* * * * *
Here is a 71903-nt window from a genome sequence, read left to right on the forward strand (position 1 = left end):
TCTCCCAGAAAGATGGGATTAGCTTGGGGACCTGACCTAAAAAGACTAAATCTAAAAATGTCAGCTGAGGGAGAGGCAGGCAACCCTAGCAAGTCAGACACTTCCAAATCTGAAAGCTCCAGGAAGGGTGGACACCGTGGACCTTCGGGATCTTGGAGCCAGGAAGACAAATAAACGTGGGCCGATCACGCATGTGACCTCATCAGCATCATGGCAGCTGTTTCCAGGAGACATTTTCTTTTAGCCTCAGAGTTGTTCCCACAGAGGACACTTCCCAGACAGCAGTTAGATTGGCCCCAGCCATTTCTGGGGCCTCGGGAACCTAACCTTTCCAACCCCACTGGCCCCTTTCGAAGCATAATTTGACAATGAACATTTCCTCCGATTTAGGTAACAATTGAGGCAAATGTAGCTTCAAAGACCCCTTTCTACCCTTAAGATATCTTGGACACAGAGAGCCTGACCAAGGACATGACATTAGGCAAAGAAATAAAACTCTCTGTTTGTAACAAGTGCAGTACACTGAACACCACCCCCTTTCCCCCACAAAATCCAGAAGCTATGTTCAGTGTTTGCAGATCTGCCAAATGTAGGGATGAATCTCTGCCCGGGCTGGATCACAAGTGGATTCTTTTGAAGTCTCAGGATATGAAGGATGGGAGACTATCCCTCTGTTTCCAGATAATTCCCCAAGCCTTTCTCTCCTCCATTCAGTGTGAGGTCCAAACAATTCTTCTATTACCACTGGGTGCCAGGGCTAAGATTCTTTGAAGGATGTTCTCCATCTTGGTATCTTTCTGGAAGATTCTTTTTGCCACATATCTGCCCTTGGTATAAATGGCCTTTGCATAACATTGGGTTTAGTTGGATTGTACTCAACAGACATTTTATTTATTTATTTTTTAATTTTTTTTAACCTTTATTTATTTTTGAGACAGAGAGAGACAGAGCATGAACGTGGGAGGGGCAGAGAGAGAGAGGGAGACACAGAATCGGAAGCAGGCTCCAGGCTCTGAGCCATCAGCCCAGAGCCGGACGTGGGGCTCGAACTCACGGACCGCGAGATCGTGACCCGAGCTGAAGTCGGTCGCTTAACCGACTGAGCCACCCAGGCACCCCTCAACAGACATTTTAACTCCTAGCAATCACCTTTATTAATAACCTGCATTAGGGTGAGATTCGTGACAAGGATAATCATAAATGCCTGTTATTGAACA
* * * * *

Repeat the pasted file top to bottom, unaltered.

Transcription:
Here is a 71903-nt window from a genome sequence, read left to right on the forward strand (position 1 = left end):
TCTCCCAGAAAGATGGGATTAGCTTGGGGACCTGACCTAAAAAGACTAAATCTAAAAATGTCAGCTGAGGGAGAGGCAGGCAACCCTAGCAAGTCAGACACTTCCAAATCTGAAAGCTCCAGGAAGGGTGGACACCGTGGACCTTCGGGATCTTGGAGCCAGGAAGACAAATAAACGTGGGCCGATCACGCATGTGACCTCATCAGCATCATGGCAGCTGTTTCCAGGAGACATTTTCTTTTAGCCTCAGAGTTGTTCCCACAGAGGACACTTCCCAGACAGCAGTTAGATTGGCCCCAGCCATTTCTGGGGCCTCGGGAACCTAACCTTTCCAACCCCACTGGCCCCTTTCGAAGCATAATTTGACAATGAACATTTCCTCCGATTTAGGTAACAATTGAGGCAAATGTAGCTTCAAAGACCCCTTTCTACCCTTAAGATATCTTGGACACAGAGAGCCTGACCAAGGACATGACATTAGGCAAAGAAATAAAACTCTCTGTTTGTAACAAGTGCAGTACACTGAACACCACCCCCTTTCCCCCACAAAATCCAGAAGCTATGTTCAGTGTTTGCAGATCTGCCAAATGTAGGGATGAATCTCTGCCCGGGCTGGATCACAAGTGGATTCTTTTGAAGTCTCAGGATATGAAGGATGGGAGACTATCCCTCTGTTTCCAGATAATTCCCCAAGCCTTTCTCTCCTCCATTCAGTGTGAGGTCCAAACAATTCTTCTATTACCACTGGGTGCCAGGGCTAAGATTCTTTGAAGGATGTTCTCCATCTTGGTATCTTTCTGGAAGATTCTTTTTGCCACATATCTGCCCTTGGTATAAATGGCCTTTGCATAACATTGGGTTTAGTTGGATTGTACTCAACAGACATTTTATTTATTTATTTTTTAATTTTTTTTAACCTTTATTTATTTTTGAGACAGAGAGAGACAGAGCATGAACGTGGGAGGGGCAGAGAGAGAGAGGGAGACACAGAATCGGAAGCAGGCTCCAGGCTCTGAGCCATCAGCCCAGAGCCGGACGTGGGGCTCGAACTCACGGACCGCGAGATCGTGACCCGAGCTGAAGTCGGTCGCTTAACCGACTGAGCCACCCAGGCACCCCTCAACAGACATTTTAACTCCTAGCAATCACCTTTATTAATAACCTGCATTAGGGTGAGATTCGTGACAAGGATAATCATAAATGCCTGTTATTGAACA